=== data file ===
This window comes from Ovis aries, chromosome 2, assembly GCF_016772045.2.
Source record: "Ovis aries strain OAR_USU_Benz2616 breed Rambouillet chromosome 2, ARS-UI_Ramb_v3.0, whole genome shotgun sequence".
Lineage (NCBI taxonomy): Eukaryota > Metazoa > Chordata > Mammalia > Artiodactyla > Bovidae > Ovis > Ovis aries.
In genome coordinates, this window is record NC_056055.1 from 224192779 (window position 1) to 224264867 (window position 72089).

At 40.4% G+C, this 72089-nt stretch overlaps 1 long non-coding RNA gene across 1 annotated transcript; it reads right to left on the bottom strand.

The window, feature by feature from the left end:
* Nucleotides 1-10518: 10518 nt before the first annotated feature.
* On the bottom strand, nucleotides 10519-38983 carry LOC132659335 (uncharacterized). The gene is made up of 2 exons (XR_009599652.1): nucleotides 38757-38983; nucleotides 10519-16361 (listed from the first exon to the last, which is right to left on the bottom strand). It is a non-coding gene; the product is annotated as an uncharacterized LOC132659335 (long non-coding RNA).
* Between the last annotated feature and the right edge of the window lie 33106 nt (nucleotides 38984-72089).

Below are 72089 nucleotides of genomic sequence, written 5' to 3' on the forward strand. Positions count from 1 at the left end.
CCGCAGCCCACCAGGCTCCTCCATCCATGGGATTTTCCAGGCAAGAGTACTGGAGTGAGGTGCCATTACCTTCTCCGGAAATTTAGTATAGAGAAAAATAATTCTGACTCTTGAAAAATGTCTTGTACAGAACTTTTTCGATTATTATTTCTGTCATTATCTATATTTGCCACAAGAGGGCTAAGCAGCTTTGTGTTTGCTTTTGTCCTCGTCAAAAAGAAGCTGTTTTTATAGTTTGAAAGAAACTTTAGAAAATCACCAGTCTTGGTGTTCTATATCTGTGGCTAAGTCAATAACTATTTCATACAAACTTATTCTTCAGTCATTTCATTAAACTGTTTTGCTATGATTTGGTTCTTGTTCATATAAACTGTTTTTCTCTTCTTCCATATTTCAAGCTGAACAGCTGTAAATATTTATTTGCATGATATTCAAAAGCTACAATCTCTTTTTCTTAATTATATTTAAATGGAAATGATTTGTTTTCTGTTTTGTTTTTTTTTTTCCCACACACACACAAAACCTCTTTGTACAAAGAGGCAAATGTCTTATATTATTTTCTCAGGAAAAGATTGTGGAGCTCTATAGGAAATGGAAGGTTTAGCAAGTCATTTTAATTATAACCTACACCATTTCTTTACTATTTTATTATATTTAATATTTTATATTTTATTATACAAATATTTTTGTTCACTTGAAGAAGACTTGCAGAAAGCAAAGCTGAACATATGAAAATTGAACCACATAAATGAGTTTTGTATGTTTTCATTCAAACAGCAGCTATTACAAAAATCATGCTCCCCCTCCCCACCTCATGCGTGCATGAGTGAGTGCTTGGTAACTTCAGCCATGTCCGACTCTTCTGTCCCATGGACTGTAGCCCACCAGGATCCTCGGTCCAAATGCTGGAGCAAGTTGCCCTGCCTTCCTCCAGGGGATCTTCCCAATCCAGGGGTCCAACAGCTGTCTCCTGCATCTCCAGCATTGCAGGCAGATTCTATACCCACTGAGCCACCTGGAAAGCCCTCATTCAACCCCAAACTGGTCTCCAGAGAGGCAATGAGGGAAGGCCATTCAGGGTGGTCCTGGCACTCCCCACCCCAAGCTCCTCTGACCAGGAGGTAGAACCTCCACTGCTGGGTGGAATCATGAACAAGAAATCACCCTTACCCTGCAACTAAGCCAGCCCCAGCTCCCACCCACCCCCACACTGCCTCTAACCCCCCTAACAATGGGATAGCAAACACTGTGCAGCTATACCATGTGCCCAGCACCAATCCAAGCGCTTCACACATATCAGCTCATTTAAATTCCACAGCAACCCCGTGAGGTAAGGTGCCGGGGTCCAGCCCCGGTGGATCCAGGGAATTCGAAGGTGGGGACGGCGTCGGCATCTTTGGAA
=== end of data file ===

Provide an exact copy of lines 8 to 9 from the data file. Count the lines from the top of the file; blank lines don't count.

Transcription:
* On the bottom strand, nucleotides 10519-38983 carry LOC132659335 (uncharacterized). The gene is made up of 2 exons (XR_009599652.1): nucleotides 38757-38983; nucleotides 10519-16361 (listed from the first exon to the last, which is right to left on the bottom strand). It is a non-coding gene; the product is annotated as an uncharacterized LOC132659335 (long non-coding RNA).
* Between the last annotated feature and the right edge of the window lie 33106 nt (nucleotides 38984-72089).